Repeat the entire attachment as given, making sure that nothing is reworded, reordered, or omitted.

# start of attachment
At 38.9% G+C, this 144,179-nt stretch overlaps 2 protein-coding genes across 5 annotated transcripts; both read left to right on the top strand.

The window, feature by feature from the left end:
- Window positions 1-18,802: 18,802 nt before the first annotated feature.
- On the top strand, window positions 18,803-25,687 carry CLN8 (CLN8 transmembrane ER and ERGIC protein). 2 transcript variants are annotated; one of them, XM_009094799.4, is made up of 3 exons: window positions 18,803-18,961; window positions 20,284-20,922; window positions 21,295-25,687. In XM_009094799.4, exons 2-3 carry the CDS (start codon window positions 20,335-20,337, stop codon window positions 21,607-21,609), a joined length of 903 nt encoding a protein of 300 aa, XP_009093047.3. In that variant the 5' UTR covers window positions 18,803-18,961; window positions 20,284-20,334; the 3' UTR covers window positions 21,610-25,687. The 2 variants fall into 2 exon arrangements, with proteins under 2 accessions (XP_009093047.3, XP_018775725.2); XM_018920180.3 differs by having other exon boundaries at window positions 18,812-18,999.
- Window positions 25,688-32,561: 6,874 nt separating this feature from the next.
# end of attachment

At 38.9% G+C, this 144,179-nt stretch overlaps 2 protein-coding genes across 5 annotated transcripts; both read left to right on the top strand.

The window, feature by feature from the left end:
- Window positions 1-18,802: 18,802 nt before the first annotated feature.
- On the top strand, window positions 18,803-25,687 carry CLN8 (CLN8 transmembrane ER and ERGIC protein). 2 transcript variants are annotated; one of them, XM_009094799.4, is made up of 3 exons: window positions 18,803-18,961; window positions 20,284-20,922; window positions 21,295-25,687. In XM_009094799.4, exons 2-3 carry the CDS (start codon window positions 20,335-20,337, stop codon window positions 21,607-21,609), a joined length of 903 nt encoding a protein of 300 aa, XP_009093047.3. In that variant the 5' UTR covers window positions 18,803-18,961; window positions 20,284-20,334; the 3' UTR covers window positions 21,610-25,687. The 2 variants fall into 2 exon arrangements, with proteins under 2 accessions (XP_009093047.3, XP_018775725.2); XM_018920180.3 differs by having other exon boundaries at window positions 18,812-18,999.
- Window positions 25,688-32,561: 6,874 nt separating this feature from the next.